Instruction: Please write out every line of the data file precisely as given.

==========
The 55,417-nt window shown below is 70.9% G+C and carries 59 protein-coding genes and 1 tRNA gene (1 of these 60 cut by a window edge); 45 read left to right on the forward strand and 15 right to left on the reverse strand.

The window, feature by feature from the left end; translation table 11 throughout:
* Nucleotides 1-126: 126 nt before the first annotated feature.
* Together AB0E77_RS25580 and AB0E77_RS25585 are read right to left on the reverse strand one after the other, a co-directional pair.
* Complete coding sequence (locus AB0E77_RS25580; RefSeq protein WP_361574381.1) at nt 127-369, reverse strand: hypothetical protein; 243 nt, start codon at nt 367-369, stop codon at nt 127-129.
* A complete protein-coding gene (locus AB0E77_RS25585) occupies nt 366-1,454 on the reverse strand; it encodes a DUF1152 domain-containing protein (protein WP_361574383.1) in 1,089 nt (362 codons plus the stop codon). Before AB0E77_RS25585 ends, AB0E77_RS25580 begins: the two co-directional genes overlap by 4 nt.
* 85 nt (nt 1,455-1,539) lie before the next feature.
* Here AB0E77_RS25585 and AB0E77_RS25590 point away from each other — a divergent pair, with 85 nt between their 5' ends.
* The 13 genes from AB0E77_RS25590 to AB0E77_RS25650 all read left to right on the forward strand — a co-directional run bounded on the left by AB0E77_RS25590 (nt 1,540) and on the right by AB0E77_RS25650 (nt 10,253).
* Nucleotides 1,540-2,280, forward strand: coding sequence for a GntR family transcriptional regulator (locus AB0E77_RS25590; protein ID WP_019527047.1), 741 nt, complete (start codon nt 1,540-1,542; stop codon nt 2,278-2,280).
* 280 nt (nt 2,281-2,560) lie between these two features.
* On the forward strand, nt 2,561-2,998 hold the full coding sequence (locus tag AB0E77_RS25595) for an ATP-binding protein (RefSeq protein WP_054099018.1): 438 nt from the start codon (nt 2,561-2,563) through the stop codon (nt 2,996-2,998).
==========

The 55,417-nt window shown below is 70.9% G+C and carries 59 protein-coding genes and 1 tRNA gene (1 of these 60 cut by a window edge); 45 read left to right on the forward strand and 15 right to left on the reverse strand.

The window, feature by feature from the left end; translation table 11 throughout:
* Nucleotides 1-126: 126 nt before the first annotated feature.
* Together AB0E77_RS25580 and AB0E77_RS25585 are read right to left on the reverse strand one after the other, a co-directional pair.
* Complete coding sequence (locus AB0E77_RS25580; RefSeq protein WP_361574381.1) at nt 127-369, reverse strand: hypothetical protein; 243 nt, start codon at nt 367-369, stop codon at nt 127-129.
* A complete protein-coding gene (locus AB0E77_RS25585) occupies nt 366-1,454 on the reverse strand; it encodes a DUF1152 domain-containing protein (protein WP_361574383.1) in 1,089 nt (362 codons plus the stop codon). Before AB0E77_RS25585 ends, AB0E77_RS25580 begins: the two co-directional genes overlap by 4 nt.
* 85 nt (nt 1,455-1,539) lie before the next feature.
* Here AB0E77_RS25585 and AB0E77_RS25590 point away from each other — a divergent pair, with 85 nt between their 5' ends.
* The 13 genes from AB0E77_RS25590 to AB0E77_RS25650 all read left to right on the forward strand — a co-directional run bounded on the left by AB0E77_RS25590 (nt 1,540) and on the right by AB0E77_RS25650 (nt 10,253).
* Nucleotides 1,540-2,280, forward strand: coding sequence for a GntR family transcriptional regulator (locus AB0E77_RS25590; protein ID WP_019527047.1), 741 nt, complete (start codon nt 1,540-1,542; stop codon nt 2,278-2,280).
* 280 nt (nt 2,281-2,560) lie between these two features.
* On the forward strand, nt 2,561-2,998 hold the full coding sequence (locus tag AB0E77_RS25595) for an ATP-binding protein (RefSeq protein WP_054099018.1): 438 nt from the start codon (nt 2,561-2,563) through the stop codon (nt 2,996-2,998).